Queer/Disability Symposium December 7

still from Marguerite (Marianne Farley, 2017)

Students in English 3980W and 3910 invite you to attend a public symposium where they will combine and present their work-in-progress  Four sessions will be held Saturday, December 7, in Phillips Hall 412 (the Dean’s Conference Room), from 10:30 AM-5 PM.  The schedule is below.  Come out and support this innovative student work!

Both courses are taught by Professor Robert McRuer.  PhD students Ian Funk and Emma Cassabaum were also assigned to these two courses.  English 3910 is the department’s signature Disability Studies class.  Disability studies is one of GW English’s primary areas of strength; the interdisciplinary field describes a diverse array of projects, located primarily in the humanities but speaking to and with the social sciences, that challenge the ways in which “normalcy” and “abnormalcy” have been deployed to conceptualize physical and mental difference. Disability studies considers not only how disability functions symbolically in culture but also how people with disabilities have themselves been shapers of culture. 

English 3980 is a unique course that the department has offered for the past decade.  Transnational Queer Film Studies and LGBTQ Cultures is simultaneously taught in DC and in Prague to students from the Czech Republic (and across Europe) by Professor Kateřina Kolářová of the Charles University Gender Studies Program.  For one week each November, Professor McRuer’s students travel to Prague to meet their counterparts and to attend together the Mezipatra Queer Film Festival (Mezipatra means “mezzanine” in Czech, signifying a place in-between, in the middle).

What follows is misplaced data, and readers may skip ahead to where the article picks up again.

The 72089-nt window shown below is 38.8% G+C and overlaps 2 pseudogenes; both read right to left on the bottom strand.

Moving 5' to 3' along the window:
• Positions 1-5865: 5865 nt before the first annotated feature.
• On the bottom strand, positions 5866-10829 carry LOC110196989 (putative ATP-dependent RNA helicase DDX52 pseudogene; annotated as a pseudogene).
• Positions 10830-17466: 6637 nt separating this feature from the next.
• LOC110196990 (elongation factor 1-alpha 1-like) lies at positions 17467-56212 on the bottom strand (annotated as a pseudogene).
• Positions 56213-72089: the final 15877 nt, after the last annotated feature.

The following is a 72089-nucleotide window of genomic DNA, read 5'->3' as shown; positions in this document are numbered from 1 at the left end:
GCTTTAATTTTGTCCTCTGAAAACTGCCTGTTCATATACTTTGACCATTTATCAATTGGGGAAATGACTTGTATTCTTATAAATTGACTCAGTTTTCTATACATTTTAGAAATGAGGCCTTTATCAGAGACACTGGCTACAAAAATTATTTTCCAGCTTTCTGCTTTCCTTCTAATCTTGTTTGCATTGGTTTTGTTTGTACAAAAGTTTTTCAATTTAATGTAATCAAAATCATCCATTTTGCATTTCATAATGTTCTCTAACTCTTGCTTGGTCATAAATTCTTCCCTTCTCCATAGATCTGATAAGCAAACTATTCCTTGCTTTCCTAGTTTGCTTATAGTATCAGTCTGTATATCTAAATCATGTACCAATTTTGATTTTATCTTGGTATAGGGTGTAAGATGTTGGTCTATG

10:30AM -11:45AM Take Care: Crip/Queer Relationality
Juliette Garofolo, “A Crip/Femme/Queer Analysis of Madness”
Carolyn Spellacy, “Flannery O’Connor, Posthumanism, and the Grotesque: A Disability Case Study”
Macy Evans, “Age, Disability, and Other Queer Avenues towards Joy in Marguerite
Ren Koloni, “Schizo* Is Sexy: The Eroticism and Exoticism of the Mysterious Madness”
12:45PM -2PM Freedom and Unfreedom: Contesting Disability Representation
Natalie Caloca, “Embodying Buck v. Bell: Disability in Conversation with History”
Kelsey Hylton, “The Emergence of the Lobotomy: The Case of Rosemary Kennedy”
Emma Mitchell, “Ability-Washing: Suppressing Disabled Sexuality in the Name of ‘Freedom’”
Esperanza Ortega-Tapia, “Yes, We F*ck! Sex, Disability, and Trans* Experience”
2:15PM -3:30PM Elsewhere: Imagining Dystopia and Utopia
Maureen Albero, “The Impairment of Sacagawea: Decolonizing Representations”
Kendall Geisel, “A Utopian Here and Now: Translation, Transposition, Transition in So Pretty
Erin Harvey, “Dancing with Disabilities: Glee’s Misrepresentation of Integrated Dance”
Chase Kleber, “Show Me Affect: Disability Performance and Beyond”
Ragavendra Maripudi, “‘Degrees of Deaf Rage’ and the State of the Subaltern: Christine Sun Kim’s Will to Be Heard”
3:45PM -5PM Magical Universes: Identifications, Infatuations, and Mythologies
Rachel Love, “Language Choice and Self-Identification in the Work of Terry Galloway”
Alessandra Brolin, “The Mythology of Freddy Mercury”
Morgan Caldwell, “Boy: Homogenization and Disjuncture in the Philippines
Megan Rhodes, “Harry Potter and the Stigma of Disability: Squibs as Outsiders to the Magical Universe”
Hiba Khan, “Disability in Bollywood: Patriarchal and Institutional Ignorance in Taare Zameen Par

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